With these makeovers, you can indulge with less guilt.
Chocolate, chocolate and more chocolate
Chocolate, in many forms, looms large as many people’s favourite comforting food. Here are some healthier versions of chocolate treats:
How they compare
Traditional chocolate brownie
Total energy per serve = 1315kJ
Total fat per serve = 18.3g (9.8g saturated fat)
HFG chocolate brownie
Total energy per serve = 530kJ
Total fat per serve = 5.0g (1.0g saturated fat)
Traditional chocolate chip biscuits
Total energy per serve = 615kJ
Total fat per serve = 7.7g (4.9g saturated fat)
HFG chocolate chip biscuits
Total energy per serve = 510kJ
Total fat per serve = 7.0g (1.6g saturated fat)
A premium vanilla ice cream can be up to 14% fat and 23% sugars, and a half cup serve will range from 600-900kJ. Fancy a more decadent variety? You could get as high as 20% fat, 28% sugars and a whopping 1600kJ in your 1/2 cup serve. So for a weekly treat we recommend lower-energy desserts.
If you want ice cream, choose a low-fat version (around 2% fat). Some also use alternative sweeteners so are low-sugar as well, which makes them even lower in energy (kJ). Sorbets are a good low-fat choice: they are high in sugar but overall have lower kilojoules. Frozen yoghurts have sugar added – it’s not just your standard yoghurt, frozen – but they tend to be low-fat and comparable in kilojoules to the low-fat ice creams. For most of these you’re still talking 400-500kJ for the 1/2 cup serve: they’re lower-energy, not no-energy treats.
The bottom line
Choose low-fat ice cream: you won’t notice the difference. Sorbet and frozen yoghurt are also good alternatives. There are lots of different products out there, so start label reading and
learn to savour small portions.
A favourite dessert, which can be made less decadent – fat and sugar-wise – but just as tasty. Try our Passionfruit baked cheesecake recipe.
How they compare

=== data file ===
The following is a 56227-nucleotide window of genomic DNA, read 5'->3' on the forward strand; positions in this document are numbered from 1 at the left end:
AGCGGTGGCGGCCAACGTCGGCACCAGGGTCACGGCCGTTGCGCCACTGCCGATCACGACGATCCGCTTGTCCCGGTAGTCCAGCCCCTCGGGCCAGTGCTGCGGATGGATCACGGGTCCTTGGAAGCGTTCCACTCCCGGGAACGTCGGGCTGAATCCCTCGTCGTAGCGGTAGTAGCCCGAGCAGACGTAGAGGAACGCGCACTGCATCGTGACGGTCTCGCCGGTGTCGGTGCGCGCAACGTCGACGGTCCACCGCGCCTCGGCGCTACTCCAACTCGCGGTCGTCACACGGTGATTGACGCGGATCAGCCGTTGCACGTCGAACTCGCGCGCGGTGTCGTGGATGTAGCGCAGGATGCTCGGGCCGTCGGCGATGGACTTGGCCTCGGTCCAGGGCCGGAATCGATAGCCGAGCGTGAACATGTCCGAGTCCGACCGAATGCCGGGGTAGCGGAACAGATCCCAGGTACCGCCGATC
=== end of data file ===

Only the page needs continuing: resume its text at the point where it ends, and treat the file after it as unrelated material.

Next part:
Total energy per serve = 1910kJ
Total fat per serve = 32g (20g saturated fat)
HFG baked cheesecake
Total energy per serve = 870kJ
Total fat per serve = 11g (4g saturated fat)
Cream will always be cream and the advice will always be to keep it to an occasional treat.
When you do, try this great trick to make it lighter and, we think, even tastier: add low-fat vanilla yoghurt to your cream, once it’s whipped, and mix through lightly. It’ll be sweet, creamy and slightly tangy, and you’ll save some fat and energy (just make sure you don’t use twice as much!).
Note: 1 cup of standard cream = 4000kJ, 100g fat (62g saturated).
Bread and butter pudding
- Leave out the butter: Bread and butter puddings originated as a way of using up buttered bread that was left over from a meal. The butter has no functional use in the recipe so can be easily left out.
- Add fruit: This adds flavour and texture as well as increasing the nutrient value of the dish. Apples, pears, bananas and dried fruit all work well.
- Add nuts: These also add texture and additional nutrients.
- Use fruit bread instead of plain bread: The spices and dried fruit in fruit bread add a new dimension to this dessert. Italian panetone can be used in a similar way. Do not use brioche or croissants, however, as they are both rich in butter and not good for heart health.
- Leave out cream: When a recipe calls for cream, replace it with trim milk or light evaporated milk. Cream is not necessary for a successful bread pudding and your heart and waistline will be better off without it.